For 静か and 暖かい, the か is a fossilised grammatical element (cf. 静まる and 暖まる, which don't have it).
As for 大きい, it's written with き to differentiate it from 大い, which is a 形容動詞 (albeit with a similar meaning). 小さい's case is a little less clear, since while there is a word that's written 小い, it's a very informal word (ちっこい) typically written with kana. It may be out of a desire to match up with 大きい.
There's a few other adjectives that have extra okurigana for differentiation purposes as well (eg. 危ない and 危うい from each other, or 少ない's archaic 終止形 少なし from 少し).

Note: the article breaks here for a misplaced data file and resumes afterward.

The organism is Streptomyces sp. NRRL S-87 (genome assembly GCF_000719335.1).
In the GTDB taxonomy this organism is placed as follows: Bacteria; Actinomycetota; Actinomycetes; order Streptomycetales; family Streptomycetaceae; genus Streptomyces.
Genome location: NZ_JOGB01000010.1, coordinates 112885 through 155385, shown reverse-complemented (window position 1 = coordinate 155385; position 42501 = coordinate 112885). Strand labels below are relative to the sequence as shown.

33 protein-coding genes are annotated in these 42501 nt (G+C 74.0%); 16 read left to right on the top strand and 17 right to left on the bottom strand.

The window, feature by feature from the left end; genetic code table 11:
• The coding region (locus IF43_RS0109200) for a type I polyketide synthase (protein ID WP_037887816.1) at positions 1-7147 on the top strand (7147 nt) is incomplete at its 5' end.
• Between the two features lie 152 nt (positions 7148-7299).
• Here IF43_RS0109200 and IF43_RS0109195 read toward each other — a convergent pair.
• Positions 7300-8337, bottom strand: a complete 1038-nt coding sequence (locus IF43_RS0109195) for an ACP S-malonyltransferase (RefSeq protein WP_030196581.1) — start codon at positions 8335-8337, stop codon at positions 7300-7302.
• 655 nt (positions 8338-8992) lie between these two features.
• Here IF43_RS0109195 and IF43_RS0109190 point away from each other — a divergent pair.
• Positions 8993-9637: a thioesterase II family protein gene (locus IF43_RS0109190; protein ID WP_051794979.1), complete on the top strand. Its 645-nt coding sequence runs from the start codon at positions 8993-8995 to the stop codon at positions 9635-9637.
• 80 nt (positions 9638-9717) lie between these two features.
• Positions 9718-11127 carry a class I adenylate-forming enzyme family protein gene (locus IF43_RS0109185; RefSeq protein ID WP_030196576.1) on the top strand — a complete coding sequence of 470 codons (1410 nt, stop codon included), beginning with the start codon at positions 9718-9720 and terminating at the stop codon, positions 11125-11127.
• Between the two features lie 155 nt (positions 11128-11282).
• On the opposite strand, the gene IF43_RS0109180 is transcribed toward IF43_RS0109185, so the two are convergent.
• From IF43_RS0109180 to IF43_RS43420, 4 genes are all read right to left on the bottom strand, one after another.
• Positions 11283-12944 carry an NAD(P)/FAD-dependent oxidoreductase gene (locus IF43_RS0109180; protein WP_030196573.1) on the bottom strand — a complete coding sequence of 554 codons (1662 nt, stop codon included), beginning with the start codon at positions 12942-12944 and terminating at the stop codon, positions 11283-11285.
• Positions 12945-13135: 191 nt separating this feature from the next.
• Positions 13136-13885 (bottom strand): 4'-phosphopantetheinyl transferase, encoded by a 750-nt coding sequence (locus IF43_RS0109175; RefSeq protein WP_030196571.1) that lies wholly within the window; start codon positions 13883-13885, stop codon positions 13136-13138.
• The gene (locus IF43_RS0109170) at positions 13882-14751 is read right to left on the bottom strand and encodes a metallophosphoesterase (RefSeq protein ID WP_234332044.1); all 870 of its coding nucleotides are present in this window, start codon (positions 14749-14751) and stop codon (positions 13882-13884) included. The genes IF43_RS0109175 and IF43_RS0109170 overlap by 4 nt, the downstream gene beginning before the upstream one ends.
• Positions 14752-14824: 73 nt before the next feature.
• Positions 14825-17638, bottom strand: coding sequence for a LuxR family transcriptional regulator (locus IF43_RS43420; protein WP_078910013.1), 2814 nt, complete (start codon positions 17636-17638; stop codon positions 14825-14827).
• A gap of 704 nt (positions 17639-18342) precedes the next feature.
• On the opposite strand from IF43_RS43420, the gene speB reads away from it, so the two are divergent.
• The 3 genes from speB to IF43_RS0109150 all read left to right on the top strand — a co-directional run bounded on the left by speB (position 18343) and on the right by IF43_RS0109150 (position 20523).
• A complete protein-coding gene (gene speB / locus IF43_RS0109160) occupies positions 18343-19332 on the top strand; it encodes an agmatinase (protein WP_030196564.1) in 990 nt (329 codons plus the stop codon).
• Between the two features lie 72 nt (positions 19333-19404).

The fact that both of these adjectives (大きい and 小さい) have irregular 連体形s (大きな, 小さな) may also contribute to their unusual spelling. Certainly 大きい has an odd history - it started off as *əpəsi, 連体形 *əpəki, just like any other adjective; but in the Heian-jidai it started being used as a 形容動詞 as well (of the form *owoki (nari)). This in turn led to its root being reinterpreted from owo- to owoki- in the Muromachi-jidai, and the -(k/ɕ)i just ɡot stuck back on the end to form owokiɕi (> modern 大きい, via the 連体形>終止形 shift).